How We Do It.

PACE - Property Assessed Clean Energy - is not some complicated new financial shell game. It is an implementation of a conventional structure used for over 100 years to enable the financing of projects with large upfront costs that serve the long-term public good - things like schools, sewers and under-grounding utility lines. If you pay property taxes, your bill almost certainly includes assessments used to pay off tax liens for these or other infrastructure improvements. PACE uses this same tax lien structure to allow clean energy improvements to be paid off via long-term property tax assessments.


It is the tax lien structure that provides the critical element of strong collateral for a PACE loan. The very low risk of property tax default lowers the cost of PACE capital. This lower cost of capital in turn enables the ROI justification of clean energy projects with longer payback periods. PACE programs typically define the maximum loan term to be the shorter of either the working life of the improvement or 20 years. The PACE finance structure is thus extremely well suited to energy projects that have the objective of yielding long term benefits.

PACE finance is a public-private-partnership. Government provides the legal framework, program structure and the property tax system to provide loan collateral and a collections mechanism. With this structure in place, clean energy projects make excellent economic sense for private sector financial partners. The result is a win-win all around, with governments seeing job creation, healthier businesses and greener energy use. Property owners get financially healthier properties - which means reduced risk for mortgage holders. Investors get secure green energy investments and vendors enjoy increased business.

PACE programs start with state-level PACE enabling legislation. Pursuant to that legislation, a local government establishes a special "clean energy finance district" capable of issuing bonds and enacts a local PACE program. The program will specify what properties can participate and what projects qualify. Most commercial PACE programs will rely on property owners negotiating loan terms directly with PACE finance providers such as Clean Fund. Clean Fund provides the funds to the property owner via the local government (a few local governments with excellent borrowing capacity may choose to use their own funds).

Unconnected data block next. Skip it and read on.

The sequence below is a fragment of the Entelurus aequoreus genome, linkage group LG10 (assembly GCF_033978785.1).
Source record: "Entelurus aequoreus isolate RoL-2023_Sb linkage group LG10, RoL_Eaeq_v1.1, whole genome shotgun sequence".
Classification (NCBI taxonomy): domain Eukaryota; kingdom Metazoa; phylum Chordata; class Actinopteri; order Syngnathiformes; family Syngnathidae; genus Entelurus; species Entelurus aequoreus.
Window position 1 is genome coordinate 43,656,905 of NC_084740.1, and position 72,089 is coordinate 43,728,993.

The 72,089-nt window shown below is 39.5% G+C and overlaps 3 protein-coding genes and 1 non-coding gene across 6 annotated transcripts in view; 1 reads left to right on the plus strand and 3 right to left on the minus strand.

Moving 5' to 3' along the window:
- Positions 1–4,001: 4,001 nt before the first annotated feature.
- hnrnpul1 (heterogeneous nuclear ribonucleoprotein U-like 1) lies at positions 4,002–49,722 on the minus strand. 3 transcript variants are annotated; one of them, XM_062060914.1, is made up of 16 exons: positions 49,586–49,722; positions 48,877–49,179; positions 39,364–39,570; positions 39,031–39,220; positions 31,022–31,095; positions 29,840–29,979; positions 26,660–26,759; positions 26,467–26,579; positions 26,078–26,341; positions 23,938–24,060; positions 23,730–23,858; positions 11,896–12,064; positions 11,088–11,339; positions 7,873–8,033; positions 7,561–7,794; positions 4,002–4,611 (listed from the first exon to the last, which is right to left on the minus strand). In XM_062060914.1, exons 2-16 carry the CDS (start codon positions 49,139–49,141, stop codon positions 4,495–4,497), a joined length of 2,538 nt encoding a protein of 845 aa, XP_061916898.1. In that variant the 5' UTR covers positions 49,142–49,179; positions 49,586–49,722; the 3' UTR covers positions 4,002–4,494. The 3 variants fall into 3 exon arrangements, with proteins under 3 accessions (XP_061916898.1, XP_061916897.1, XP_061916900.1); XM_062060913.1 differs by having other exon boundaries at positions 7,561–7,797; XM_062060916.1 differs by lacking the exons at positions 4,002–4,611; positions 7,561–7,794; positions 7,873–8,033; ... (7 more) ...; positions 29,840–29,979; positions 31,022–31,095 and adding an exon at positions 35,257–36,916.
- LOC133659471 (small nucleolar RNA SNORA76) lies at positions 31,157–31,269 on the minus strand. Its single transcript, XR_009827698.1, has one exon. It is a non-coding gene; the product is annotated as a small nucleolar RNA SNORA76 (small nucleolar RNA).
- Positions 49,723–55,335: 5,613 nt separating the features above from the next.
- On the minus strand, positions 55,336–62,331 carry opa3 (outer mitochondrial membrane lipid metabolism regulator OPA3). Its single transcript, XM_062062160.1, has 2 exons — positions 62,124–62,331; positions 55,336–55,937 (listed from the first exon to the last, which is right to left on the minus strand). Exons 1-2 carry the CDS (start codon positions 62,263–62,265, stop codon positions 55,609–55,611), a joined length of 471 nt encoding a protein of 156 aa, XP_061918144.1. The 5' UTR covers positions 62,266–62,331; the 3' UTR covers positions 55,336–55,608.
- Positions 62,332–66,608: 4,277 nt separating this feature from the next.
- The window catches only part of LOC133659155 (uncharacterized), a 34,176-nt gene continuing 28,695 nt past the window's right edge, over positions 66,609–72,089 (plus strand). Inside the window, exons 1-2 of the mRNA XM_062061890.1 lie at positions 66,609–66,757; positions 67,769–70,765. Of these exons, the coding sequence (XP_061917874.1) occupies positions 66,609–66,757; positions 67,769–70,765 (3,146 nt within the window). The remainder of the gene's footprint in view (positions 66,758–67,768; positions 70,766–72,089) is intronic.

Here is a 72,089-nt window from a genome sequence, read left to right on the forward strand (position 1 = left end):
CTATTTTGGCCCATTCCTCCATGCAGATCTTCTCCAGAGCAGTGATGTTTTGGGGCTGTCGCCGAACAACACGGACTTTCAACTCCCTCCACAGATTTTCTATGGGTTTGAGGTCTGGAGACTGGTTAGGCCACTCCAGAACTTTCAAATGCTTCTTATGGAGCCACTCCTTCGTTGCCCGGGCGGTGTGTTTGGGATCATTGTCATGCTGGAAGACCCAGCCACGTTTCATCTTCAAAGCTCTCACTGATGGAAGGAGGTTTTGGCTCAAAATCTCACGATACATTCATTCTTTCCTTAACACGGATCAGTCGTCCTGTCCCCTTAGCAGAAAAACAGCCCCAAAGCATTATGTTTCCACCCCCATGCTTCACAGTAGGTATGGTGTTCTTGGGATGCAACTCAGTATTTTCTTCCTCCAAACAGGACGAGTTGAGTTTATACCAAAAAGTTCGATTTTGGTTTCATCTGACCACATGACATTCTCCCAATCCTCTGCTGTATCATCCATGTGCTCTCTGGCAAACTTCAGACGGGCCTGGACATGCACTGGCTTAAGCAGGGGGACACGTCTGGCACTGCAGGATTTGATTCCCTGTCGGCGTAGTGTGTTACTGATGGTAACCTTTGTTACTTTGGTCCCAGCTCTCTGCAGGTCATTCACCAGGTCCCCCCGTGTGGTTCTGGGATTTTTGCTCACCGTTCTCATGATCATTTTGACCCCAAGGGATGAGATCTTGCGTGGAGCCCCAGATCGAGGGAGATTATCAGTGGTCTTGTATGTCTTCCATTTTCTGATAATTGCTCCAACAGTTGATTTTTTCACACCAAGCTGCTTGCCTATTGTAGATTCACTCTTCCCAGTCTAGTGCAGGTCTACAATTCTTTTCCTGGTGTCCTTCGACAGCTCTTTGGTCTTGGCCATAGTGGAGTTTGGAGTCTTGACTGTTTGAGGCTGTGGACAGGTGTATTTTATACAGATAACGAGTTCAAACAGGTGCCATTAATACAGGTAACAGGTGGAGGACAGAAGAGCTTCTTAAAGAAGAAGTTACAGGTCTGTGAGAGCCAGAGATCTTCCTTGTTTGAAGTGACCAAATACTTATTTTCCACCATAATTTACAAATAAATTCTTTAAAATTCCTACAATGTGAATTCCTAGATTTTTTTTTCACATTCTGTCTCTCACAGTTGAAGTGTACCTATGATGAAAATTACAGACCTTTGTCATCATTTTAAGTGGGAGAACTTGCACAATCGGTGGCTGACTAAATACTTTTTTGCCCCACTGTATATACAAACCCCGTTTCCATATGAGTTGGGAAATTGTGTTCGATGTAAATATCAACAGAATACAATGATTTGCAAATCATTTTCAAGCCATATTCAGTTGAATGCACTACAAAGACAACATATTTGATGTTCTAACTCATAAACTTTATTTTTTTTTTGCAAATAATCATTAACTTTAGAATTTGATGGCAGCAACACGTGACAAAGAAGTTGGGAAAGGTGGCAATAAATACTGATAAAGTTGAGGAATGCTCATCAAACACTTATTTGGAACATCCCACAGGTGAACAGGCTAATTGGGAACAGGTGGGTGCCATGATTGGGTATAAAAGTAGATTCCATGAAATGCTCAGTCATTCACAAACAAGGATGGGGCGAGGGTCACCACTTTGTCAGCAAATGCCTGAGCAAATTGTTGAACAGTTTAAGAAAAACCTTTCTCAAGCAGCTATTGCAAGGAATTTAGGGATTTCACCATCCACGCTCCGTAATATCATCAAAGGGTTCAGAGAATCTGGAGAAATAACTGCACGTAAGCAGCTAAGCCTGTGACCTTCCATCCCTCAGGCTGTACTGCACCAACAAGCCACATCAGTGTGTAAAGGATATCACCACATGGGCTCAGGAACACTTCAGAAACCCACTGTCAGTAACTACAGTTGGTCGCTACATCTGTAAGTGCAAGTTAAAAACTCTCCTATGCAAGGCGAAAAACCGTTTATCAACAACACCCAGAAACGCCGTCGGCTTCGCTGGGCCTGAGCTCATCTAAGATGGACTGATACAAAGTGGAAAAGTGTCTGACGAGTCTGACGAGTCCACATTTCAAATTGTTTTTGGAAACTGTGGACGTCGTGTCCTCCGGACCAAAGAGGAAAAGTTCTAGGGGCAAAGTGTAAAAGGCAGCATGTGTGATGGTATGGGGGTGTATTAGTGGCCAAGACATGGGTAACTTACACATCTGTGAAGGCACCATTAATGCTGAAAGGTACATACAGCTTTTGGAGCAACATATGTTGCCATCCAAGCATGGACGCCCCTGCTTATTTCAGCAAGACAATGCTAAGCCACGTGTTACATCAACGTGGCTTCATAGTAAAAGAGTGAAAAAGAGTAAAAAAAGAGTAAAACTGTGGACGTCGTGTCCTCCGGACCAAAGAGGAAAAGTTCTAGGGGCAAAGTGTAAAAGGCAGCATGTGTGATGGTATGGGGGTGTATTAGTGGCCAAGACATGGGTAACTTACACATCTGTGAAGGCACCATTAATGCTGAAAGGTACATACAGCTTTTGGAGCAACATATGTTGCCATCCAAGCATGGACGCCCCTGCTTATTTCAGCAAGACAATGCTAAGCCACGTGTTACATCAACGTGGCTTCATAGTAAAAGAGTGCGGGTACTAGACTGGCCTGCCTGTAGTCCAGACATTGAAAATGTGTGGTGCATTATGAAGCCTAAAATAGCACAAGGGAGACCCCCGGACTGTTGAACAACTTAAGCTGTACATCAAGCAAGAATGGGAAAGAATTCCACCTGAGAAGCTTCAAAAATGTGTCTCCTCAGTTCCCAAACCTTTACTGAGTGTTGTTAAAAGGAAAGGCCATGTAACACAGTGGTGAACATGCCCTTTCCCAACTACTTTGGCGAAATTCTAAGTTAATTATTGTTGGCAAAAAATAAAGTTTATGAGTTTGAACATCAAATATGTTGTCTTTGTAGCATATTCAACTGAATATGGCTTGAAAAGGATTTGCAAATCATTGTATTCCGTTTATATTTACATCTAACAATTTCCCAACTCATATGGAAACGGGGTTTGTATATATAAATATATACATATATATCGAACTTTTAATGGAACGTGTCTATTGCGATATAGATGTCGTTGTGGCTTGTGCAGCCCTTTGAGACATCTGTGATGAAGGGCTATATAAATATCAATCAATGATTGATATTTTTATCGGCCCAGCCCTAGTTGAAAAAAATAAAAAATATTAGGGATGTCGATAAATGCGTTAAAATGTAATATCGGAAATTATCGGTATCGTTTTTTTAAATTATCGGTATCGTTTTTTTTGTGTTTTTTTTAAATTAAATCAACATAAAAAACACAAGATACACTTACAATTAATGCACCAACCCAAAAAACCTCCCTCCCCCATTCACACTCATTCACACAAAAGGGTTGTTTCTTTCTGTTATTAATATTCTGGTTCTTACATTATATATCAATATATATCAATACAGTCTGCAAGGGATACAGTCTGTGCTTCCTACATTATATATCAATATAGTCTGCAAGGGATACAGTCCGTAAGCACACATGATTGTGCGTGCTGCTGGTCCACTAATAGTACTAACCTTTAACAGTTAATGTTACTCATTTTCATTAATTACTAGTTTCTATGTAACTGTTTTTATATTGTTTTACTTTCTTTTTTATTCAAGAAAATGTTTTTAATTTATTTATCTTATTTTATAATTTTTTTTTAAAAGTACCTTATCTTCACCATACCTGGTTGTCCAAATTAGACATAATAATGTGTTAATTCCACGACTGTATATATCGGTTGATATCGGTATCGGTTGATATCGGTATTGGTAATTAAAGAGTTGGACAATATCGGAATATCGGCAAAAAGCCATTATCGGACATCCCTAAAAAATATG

The PACE process for a typical project:

  1. The property owner commissions an engineering firm to perform a detailed energy audit.
  2. Using financing terms from Clean Fund, the engineering firm generates payback estimates for the individual energy measures identified by the audit.
  3. The property owner then decides what package of measures makes the most sense in combination with financing terms from Clean Fund.
  4. At this point the property owner, supported by analysis from Clean Fund and the project engineer, approaches the mortgage holder for project approval. That approval should readily be obtained for a project that demonstrates positive cash flow (annual energy savings outweigh annual project payment) and a clear contribution to property health and value.
  5. Mortgage holder approval in hand, the property owner then submits the project to the local government PACE program.
  6. Once the project has program approval, the local government places a tax lien for the project-funding amount on the property.
  7. The local government raises that project amount in the form of a micro-bond with Clean Fund.
  8. The local government provides the funds to the property owner.
  9. Loan (technically, lien) repayment is accomplished through a special assessment line item that appears on the property's tax bills for the term of the loan. When the local government collects the tax payment, it automatically routes the PACE loan repayment portion to Clean Fund.